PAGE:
Erm, things have moved on a little since Planck 'forced theory to fit the observed' my friend. What exactly are you accusing scientists of that you know better about, and why?

Also Haramein has, as I said, denied it all anyway, so if you're a quantum physics denier, you might get on.



posted on Feb, 7 2011 @ 04:55 PM
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Originally posted by Bobathon

Originally posted by Mary Rose

I'm also interested in how the particle vs. wave debate fits in to the debate on Haramein's theory.


I think it's great that Mary is asking about how the mass of the proton is known to be what it is. That is a great question. I wish you luck with your investigations, Mary.
Bobathon, I agree, and Mary, I hope you find the answers you seek.


Regarding the particle/wave debate, please note that Haramein has declared the whole of quantum physics as "bunk", despite the fact that virtually the whole of the technological developments of the last 80 years have relied entirely on quantum physics.
I'd like to add something to this comment. The model of quantum mechanics is one of the best models ever because it makes so many accurate predictions. However it's a model:

faculty.wwu.edu...


* Models of Science are useful maps which approximate Nature.
* The Laws of Physics are mathematical Models that reflect the underlying order found in Nature.
* Models in Science are not equivalent to, identical with, or a one-to-one match with the aspects of Nature they describe.
* There is always some limited range over which a Model is a useful predictor of Nature.
* The fundamental criteria for the acceptance or rejection of a Model is determined by how close the Model predicts the outcome of measurements and observations.
* Models of Science are not unique. There may be two or more Models which describe the same observations equally well.
* Preference between competing Models is judged by:
a. Size of the error. The smaller the size of the error between actual measurements and predictions, the more accurate the Model. A good Model will be able to predict the uncertainty within its predictions.

b. Range of Application. The larger the range over which a Model faithfully reflects Nature, the more universal the Model. If the range is big enough we might even call the Model a Law of Physics.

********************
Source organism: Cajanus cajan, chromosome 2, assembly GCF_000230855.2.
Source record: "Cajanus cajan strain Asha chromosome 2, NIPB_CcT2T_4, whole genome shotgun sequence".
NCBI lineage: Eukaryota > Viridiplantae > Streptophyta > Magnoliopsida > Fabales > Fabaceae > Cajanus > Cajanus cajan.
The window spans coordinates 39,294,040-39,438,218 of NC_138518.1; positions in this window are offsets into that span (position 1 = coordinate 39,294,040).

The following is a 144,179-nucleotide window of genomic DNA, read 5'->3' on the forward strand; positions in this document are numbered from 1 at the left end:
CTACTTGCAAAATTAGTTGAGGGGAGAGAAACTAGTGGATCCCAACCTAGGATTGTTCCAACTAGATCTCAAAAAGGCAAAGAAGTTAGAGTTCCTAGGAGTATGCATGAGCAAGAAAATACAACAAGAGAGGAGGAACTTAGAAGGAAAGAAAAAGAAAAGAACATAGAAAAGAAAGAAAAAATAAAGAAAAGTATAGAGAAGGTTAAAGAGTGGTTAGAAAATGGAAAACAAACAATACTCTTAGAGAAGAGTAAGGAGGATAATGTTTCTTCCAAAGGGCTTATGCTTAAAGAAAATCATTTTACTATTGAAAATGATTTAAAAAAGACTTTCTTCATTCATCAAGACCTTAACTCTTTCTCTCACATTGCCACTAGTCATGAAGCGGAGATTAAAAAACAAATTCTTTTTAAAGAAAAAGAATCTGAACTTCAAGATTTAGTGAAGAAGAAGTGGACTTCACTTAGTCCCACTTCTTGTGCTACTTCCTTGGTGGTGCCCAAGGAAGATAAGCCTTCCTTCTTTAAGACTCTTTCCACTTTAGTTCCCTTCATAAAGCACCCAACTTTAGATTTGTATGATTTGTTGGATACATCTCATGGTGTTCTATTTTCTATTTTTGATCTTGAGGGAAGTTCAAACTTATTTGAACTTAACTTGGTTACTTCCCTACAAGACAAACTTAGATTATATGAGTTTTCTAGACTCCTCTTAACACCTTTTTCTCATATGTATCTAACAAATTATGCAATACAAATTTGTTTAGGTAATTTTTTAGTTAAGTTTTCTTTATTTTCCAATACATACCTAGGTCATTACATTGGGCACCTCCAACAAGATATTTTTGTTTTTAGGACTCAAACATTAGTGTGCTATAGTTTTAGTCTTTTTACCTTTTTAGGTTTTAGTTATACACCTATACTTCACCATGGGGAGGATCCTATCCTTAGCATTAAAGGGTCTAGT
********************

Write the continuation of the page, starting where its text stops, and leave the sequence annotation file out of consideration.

c. Simplicity. A subjective and practical property that makes a Model easier to both understand and manipulate. In Keats words, "Truth is beauty, and beauty is truth."

Example 1: Mechanics, Relativity, and Quantum Mechanics
Newton's Laws of Motion faithfully reflect the motion of a body as long as the speed of the body is small compared to the speed of light. When the speed of the body approaches the speed of light, Einstein's Theory of Relativity predicts results closer to the actual values measured than Newton's Laws of Motion predict. The Theory of Relativity is itself only a better approximation; it has a bigger but still limited range over which it can be applied.

Both Relativity Theory and Newton's Laws give inaccurate predictions when trying to explain the behavior of matter on the atomic scale. In this range, a model call Quantum Mechanics has proven to make more accurate predictions. None of the well-established Models represent the Absolute Truth about Nature, but they are very close likenesses of the Nature under certain conditions.


Quantum mechanics is only a model and it only has a limited range, though disingenuous farces like "What the Bleep do We Know" try to imply that quantum mechanics applies to larger objects in addition to subatomic objects. We can do the double slit experiment on photons, electrons, and other tiny things and see the dual particle/wave nature of quantum mechanics in the experiment. But what happens when you try to fire a human through the double slit?

If you've seen an experiment where a wave-like behavior is observed when a large object like a human is fired through the double slit, please cite the experiment, because I'd like to see it.

The nuances of how these three models of quantum mechanics, Newtonian mechanics versus relativity overlap with each other can be described both verbally and mathematically, but it's no more appropriate to try to say quantum mechanics is a good model at all scales than to say that Newtonian mechanics works well at the speed of light. This to me is the sin that the "What the Bleep do we Know" movie committed and it's given many people some twisted ideas about the scale of applicability for the quantum mechanical model.

I have a high confidence in predictions made by the quantum mechanical model, because, it has proven capable of making accurate predictions. I'm not as confident it's the true representation of nature. Maybe if we develop a theory of everything that explains more than our current models we can have more confidence about that. However what we can all agree on, are the observations we make. (At least I thought that was true before I read some opinions int his thread). And if anyone wants to sell me on a better model, I'm willing to be persuaded if it explains the observations we make better than current models.

However Haramein's model doesn't even come close to explaining current observations. I may agree with Haramein about one thing, that there may be a better model than what mainstream science currently offers.

But to be a better model, it must explain more observations better than the models we currently have. (So that rules out Haramein's model).
edit on 7-2-2011 by Arbitrageur because: fix typo